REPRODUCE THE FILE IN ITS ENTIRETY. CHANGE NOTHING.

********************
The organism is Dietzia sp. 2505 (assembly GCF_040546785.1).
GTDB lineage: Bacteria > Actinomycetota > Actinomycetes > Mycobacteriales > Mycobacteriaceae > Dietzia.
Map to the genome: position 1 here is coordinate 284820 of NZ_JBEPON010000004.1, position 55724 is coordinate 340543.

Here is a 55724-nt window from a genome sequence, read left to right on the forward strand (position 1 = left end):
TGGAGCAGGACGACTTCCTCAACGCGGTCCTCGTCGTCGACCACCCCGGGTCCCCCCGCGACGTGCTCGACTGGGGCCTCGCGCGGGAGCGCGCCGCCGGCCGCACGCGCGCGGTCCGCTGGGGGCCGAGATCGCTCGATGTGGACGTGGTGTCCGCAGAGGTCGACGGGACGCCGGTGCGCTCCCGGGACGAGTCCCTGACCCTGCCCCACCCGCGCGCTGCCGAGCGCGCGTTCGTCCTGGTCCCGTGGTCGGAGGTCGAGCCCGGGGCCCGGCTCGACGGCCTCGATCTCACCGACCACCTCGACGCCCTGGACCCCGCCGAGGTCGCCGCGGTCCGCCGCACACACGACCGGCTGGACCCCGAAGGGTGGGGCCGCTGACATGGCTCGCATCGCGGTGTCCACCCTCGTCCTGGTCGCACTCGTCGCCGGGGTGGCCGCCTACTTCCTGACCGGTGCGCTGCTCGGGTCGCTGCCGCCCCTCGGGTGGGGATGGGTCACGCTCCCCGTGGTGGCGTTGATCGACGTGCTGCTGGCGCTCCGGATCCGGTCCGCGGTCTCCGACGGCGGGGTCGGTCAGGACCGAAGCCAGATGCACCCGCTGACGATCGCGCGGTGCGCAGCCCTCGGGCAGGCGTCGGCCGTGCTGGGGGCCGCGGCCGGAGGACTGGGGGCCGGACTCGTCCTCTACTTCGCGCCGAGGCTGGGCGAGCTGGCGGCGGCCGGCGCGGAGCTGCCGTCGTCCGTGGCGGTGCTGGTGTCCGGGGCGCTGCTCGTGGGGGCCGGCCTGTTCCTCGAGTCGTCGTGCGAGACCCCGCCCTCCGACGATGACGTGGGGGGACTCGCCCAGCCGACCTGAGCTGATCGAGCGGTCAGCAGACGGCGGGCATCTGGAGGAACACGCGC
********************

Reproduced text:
The organism is Dietzia sp. 2505 (assembly GCF_040546785.1).
GTDB lineage: Bacteria > Actinomycetota > Actinomycetes > Mycobacteriales > Mycobacteriaceae > Dietzia.
Map to the genome: position 1 here is coordinate 284820 of NZ_JBEPON010000004.1, position 55724 is coordinate 340543.

Here is a 55724-nt window from a genome sequence, read left to right on the forward strand (position 1 = left end):
TGGAGCAGGACGACTTCCTCAACGCGGTCCTCGTCGTCGACCACCCCGGGTCCCCCCGCGACGTGCTCGACTGGGGCCTCGCGCGGGAGCGCGCCGCCGGCCGCACGCGCGCGGTCCGCTGGGGGCCGAGATCGCTCGATGTGGACGTGGTGTCCGCAGAGGTCGACGGGACGCCGGTGCGCTCCCGGGACGAGTCCCTGACCCTGCCCCACCCGCGCGCTGCCGAGCGCGCGTTCGTCCTGGTCCCGTGGTCGGAGGTCGAGCCCGGGGCCCGGCTCGACGGCCTCGATCTCACCGACCACCTCGACGCCCTGGACCCCGCCGAGGTCGCCGCGGTCCGCCGCACACACGACCGGCTGGACCCCGAAGGGTGGGGCCGCTGACATGGCTCGCATCGCGGTGTCCACCCTCGTCCTGGTCGCACTCGTCGCCGGGGTGGCCGCCTACTTCCTGACCGGTGCGCTGCTCGGGTCGCTGCCGCCCCTCGGGTGGGGATGGGTCACGCTCCCCGTGGTGGCGTTGATCGACGTGCTGCTGGCGCTCCGGATCCGGTCCGCGGTCTCCGACGGCGGGGTCGGTCAGGACCGAAGCCAGATGCACCCGCTGACGATCGCGCGGTGCGCAGCCCTCGGGCAGGCGTCGGCCGTGCTGGGGGCCGCGGCCGGAGGACTGGGGGCCGGACTCGTCCTCTACTTCGCGCCGAGGCTGGGCGAGCTGGCGGCGGCCGGCGCGGAGCTGCCGTCGTCCGTGGCGGTGCTGGTGTCCGGGGCGCTGCTCGTGGGGGCCGGCCTGTTCCTCGAGTCGTCGTGCGAGACCCCGCCCTCCGACGATGACGTGGGGGGACTCGCCCAGCCGACCTGAGCTGATCGAGCGGTCAGCAGACGGCGGGCATCTGGAGGAACACGCGC